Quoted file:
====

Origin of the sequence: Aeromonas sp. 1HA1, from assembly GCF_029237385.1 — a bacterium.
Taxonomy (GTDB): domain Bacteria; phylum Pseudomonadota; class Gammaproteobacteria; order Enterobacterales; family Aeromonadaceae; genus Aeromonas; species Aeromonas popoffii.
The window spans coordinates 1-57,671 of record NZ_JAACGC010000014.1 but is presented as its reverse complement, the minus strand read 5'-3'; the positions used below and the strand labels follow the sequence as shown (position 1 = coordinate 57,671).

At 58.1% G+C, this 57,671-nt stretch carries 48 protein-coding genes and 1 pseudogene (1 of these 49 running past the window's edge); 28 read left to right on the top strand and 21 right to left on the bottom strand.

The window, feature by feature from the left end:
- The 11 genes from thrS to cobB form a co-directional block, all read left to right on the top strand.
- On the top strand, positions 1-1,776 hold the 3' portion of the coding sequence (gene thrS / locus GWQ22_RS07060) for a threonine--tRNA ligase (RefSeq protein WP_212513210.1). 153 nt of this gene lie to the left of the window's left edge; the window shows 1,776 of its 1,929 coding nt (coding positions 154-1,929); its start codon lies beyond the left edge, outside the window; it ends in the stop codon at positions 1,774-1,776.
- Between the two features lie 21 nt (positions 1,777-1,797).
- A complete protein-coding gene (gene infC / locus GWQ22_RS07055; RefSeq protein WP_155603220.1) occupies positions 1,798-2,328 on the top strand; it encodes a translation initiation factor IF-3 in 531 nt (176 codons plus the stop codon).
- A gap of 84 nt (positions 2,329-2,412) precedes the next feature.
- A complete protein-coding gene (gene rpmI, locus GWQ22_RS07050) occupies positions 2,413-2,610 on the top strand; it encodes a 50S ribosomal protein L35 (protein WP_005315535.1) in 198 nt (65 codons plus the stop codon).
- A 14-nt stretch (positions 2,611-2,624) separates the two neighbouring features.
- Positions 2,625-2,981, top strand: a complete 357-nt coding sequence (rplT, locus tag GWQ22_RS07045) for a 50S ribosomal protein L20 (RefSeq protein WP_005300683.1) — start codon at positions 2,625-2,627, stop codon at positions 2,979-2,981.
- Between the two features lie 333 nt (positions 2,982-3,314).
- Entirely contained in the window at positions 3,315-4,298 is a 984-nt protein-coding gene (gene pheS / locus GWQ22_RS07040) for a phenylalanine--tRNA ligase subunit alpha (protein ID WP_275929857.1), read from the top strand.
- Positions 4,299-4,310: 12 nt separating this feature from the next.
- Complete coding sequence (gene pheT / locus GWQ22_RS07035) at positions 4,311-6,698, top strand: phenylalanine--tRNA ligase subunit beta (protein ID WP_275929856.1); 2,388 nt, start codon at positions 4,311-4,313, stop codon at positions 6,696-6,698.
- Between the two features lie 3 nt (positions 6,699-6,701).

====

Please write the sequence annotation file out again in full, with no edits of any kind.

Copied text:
Origin of the sequence: Aeromonas sp. 1HA1, from assembly GCF_029237385.1 — a bacterium.
Taxonomy (GTDB): domain Bacteria; phylum Pseudomonadota; class Gammaproteobacteria; order Enterobacterales; family Aeromonadaceae; genus Aeromonas; species Aeromonas popoffii.
The window spans coordinates 1-57,671 of record NZ_JAACGC010000014.1 but is presented as its reverse complement, the minus strand read 5'-3'; the positions used below and the strand labels follow the sequence as shown (position 1 = coordinate 57,671).

At 58.1% G+C, this 57,671-nt stretch carries 48 protein-coding genes and 1 pseudogene (1 of these 49 running past the window's edge); 28 read left to right on the top strand and 21 right to left on the bottom strand.

The window, feature by feature from the left end:
- The 11 genes from thrS to cobB form a co-directional block, all read left to right on the top strand.
- On the top strand, positions 1-1,776 hold the 3' portion of the coding sequence (gene thrS / locus GWQ22_RS07060) for a threonine--tRNA ligase (RefSeq protein WP_212513210.1). 153 nt of this gene lie to the left of the window's left edge; the window shows 1,776 of its 1,929 coding nt (coding positions 154-1,929); its start codon lies beyond the left edge, outside the window; it ends in the stop codon at positions 1,774-1,776.
- Between the two features lie 21 nt (positions 1,777-1,797).
- A complete protein-coding gene (gene infC / locus GWQ22_RS07055; RefSeq protein WP_155603220.1) occupies positions 1,798-2,328 on the top strand; it encodes a translation initiation factor IF-3 in 531 nt (176 codons plus the stop codon).
- A gap of 84 nt (positions 2,329-2,412) precedes the next feature.
- A complete protein-coding gene (gene rpmI, locus GWQ22_RS07050) occupies positions 2,413-2,610 on the top strand; it encodes a 50S ribosomal protein L35 (protein WP_005315535.1) in 198 nt (65 codons plus the stop codon).
- A 14-nt stretch (positions 2,611-2,624) separates the two neighbouring features.
- Positions 2,625-2,981, top strand: a complete 357-nt coding sequence (rplT, locus tag GWQ22_RS07045) for a 50S ribosomal protein L20 (RefSeq protein WP_005300683.1) — start codon at positions 2,625-2,627, stop codon at positions 2,979-2,981.
- Between the two features lie 333 nt (positions 2,982-3,314).
- Entirely contained in the window at positions 3,315-4,298 is a 984-nt protein-coding gene (gene pheS / locus GWQ22_RS07040) for a phenylalanine--tRNA ligase subunit alpha (protein ID WP_275929857.1), read from the top strand.
- Positions 4,299-4,310: 12 nt separating this feature from the next.
- Complete coding sequence (gene pheT / locus GWQ22_RS07035) at positions 4,311-6,698, top strand: phenylalanine--tRNA ligase subunit beta (protein ID WP_275929856.1); 2,388 nt, start codon at positions 4,311-4,313, stop codon at positions 6,696-6,698.
- Between the two features lie 3 nt (positions 6,699-6,701).